If you attended a historically Black college or university, you’ve heard it all before.
HBCU students spend their refund checks on Jordan’s, crab legs and haircuts.
Non-Black students only go to HBCUs for the free tuition.
HBCU presidents routinely run budget deficits by making bad financial decisions.
HBCU alumni refuse to give back to their alma maters.
Jared Ball, a professor of Africana and communication studies, at Morgan State University, an HBCU in Baltimore, says that’s all bull.
Ball works to debunk myths of income, wealth and buying power in the Black community, including at HBCUs.
The timing for Ball’s research couldn’t be more perfect as discussions of how much federal funding HBCUs should receive circulates with misinformation. President Biden has proposed a $45 billion plan; Congressional Democrats have said HBCUs should only receive $2 billion.
Nonetheless, Ball says the perception of HBCU finances goes deeper than funding.
“I think the struggles of HBCUs reflect the struggles of Black people more broadly speaking in this country. They are treated unequally, they are downplayed in their importance historically, they are under-appreciated, and they are marginalized,” said Ball.
Ball chats with Reckon about why, systemically speaking, HBCUs have smaller budgets and how his book “Myths and Propaganda of the Black Buying Power” can help debunk economic myths in the Black community.
Can you summarize your book “Myths and Propaganda of the Black Buying Power”?
We often hear that Black people have what is reported well over $1 trillion in buying power and my book is about the origins of this often misreported and misunderstood myth and an explanation of how marketing and advertising phrase is meant to assess the ability of consumers to spend what little they have on products they don’t own.
This is often misreported as an economic strength for income, wealth, or even gross domestic product. And none of that is true. I just try to explain how it has been intentionally developed to discourage Black people from political organization and political power feeding into the mythologies of entrepreneurialism, business and financial literacy.
How has a lack of funding played an imperative role in the financial history and capabilities of HBCUs?
The problem, of course, is not specifically funding. But it’s the role that HBCUs have been meant to play in this society. So historically, their purpose has been about creating a separate Black class that would not be of much help in assisting the rest of the Black community in any kind of radical change being created in this society.
There is a more recent history of the shift in funding going to HBCUs with the focus being increasingly, science technology engineering and math fields (STEM) and moving funding away from liberal arts, specifically to reduce the threat that these universities would produce critically thinking politically radical Black communities.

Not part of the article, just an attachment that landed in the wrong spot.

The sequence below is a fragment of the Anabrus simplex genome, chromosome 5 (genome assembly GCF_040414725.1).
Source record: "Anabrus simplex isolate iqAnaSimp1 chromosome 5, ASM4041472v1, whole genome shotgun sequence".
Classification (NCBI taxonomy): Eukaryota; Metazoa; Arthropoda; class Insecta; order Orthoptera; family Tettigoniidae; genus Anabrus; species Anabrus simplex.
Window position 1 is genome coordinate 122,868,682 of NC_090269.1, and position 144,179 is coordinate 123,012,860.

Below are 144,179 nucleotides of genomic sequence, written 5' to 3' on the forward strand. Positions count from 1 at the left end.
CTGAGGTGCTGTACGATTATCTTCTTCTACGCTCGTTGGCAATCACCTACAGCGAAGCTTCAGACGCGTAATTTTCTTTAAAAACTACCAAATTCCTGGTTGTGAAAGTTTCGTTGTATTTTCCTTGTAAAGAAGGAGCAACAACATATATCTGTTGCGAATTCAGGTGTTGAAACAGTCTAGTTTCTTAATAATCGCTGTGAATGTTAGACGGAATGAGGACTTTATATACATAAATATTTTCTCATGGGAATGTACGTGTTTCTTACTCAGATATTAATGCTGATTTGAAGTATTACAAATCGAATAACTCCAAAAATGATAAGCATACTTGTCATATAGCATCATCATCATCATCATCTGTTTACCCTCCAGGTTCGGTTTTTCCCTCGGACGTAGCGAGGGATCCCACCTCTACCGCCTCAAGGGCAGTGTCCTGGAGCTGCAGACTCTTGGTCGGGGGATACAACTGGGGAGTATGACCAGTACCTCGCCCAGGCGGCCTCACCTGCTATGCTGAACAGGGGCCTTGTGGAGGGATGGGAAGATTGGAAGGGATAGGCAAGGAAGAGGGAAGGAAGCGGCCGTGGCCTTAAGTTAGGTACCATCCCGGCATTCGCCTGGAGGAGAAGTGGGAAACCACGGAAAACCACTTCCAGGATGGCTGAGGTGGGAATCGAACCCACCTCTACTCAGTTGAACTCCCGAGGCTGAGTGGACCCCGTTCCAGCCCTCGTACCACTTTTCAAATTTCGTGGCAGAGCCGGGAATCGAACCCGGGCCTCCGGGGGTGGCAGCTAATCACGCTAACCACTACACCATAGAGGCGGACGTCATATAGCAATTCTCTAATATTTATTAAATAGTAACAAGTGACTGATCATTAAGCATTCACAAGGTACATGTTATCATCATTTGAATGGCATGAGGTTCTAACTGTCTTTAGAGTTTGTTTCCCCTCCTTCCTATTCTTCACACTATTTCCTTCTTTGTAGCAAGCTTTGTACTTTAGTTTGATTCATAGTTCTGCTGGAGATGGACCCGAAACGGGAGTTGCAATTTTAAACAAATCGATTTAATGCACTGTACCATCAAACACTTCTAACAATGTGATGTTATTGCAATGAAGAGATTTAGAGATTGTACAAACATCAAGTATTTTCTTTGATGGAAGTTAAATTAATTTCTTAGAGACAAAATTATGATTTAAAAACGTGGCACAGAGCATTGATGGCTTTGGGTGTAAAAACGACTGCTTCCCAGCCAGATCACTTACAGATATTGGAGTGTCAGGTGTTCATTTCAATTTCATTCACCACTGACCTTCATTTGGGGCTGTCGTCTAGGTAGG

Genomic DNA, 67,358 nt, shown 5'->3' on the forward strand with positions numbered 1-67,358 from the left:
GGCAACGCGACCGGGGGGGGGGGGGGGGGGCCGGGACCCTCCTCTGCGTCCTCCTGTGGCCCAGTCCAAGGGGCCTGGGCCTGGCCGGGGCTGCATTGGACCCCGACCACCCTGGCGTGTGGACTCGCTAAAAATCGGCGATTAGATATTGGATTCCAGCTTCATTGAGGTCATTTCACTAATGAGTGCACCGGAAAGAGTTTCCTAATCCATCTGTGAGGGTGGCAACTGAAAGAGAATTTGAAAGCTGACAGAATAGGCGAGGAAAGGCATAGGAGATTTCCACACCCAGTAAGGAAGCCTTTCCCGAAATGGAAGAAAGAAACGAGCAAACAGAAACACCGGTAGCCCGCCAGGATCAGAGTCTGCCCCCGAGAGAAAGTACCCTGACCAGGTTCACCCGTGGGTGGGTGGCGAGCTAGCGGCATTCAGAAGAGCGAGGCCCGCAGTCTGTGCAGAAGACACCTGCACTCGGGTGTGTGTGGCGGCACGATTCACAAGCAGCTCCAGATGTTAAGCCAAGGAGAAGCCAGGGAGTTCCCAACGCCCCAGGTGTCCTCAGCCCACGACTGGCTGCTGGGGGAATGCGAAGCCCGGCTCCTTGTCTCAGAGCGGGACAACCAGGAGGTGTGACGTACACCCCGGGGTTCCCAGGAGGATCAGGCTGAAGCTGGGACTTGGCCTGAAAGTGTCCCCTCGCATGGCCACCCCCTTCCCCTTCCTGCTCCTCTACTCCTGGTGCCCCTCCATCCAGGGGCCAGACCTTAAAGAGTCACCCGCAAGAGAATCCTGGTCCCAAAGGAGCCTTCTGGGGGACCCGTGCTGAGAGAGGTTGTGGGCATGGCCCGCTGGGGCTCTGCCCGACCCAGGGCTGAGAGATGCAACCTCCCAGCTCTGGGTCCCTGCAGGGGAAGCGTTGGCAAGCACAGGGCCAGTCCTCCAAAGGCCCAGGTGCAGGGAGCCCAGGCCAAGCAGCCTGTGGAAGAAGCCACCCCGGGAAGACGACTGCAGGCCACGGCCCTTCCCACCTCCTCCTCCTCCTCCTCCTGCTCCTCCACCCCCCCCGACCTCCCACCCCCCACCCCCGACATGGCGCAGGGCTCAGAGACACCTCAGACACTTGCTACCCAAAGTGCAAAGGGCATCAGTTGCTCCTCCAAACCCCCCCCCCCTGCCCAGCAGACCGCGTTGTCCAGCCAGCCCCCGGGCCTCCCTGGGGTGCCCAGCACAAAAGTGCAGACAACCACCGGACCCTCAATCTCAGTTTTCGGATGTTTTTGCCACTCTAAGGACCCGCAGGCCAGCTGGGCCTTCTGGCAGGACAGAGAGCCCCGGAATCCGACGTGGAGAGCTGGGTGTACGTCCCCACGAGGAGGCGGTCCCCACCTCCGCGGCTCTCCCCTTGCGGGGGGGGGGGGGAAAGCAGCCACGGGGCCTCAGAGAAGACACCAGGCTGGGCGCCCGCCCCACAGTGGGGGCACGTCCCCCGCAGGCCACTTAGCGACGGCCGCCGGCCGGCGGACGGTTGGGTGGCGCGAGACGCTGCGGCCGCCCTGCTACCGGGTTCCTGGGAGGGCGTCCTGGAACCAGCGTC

How does the work you do around Black economic myths come up as a professor that teaches at an HBCU?
This semester I’m getting the opportunity to use my book as a course text for a class on race and economics, but in general, these issues come up, as they do anywhere else in the Black community.
Students are inundated with a great amount of mythology about the potential of a college degree or the potential for themselves to engage the business world and to drastically change their lives.
A lot of times students come into classes like mine and are challenged to see the world through a different political lens or frame. And there is an array of responses, some are interested and excited and some are resistant and even hostile at the idea that wealth or riches await those who just simply work hard when really that is a part of the fantasy and mythology.
These students are just like anybody else in the Black community and they are having to respond to a media environment that does not do a good job of explaining the economic condition they face or what might be done about it.
Can the media do a better job of changing the narrative around HBCUs and the misinformation they have the ability to spread?
In some ways, the mainstream media cannot and will not change the narrative because they are fundamentally anti-Black, and the media is a representation of those who rule and dominate society. And that is still the prevailing view that Black people are inferior or less capable of responsibility or in this case financial literacy.
I would also like to see the discussion of HBCUs go beyond popular media representations of step shows, marching bands, and Greek life. There is almost no popular representation of HBCUs that focuses on academia, the intellectual life of faculty or students, and certainly not the work outside of STEM-related fields.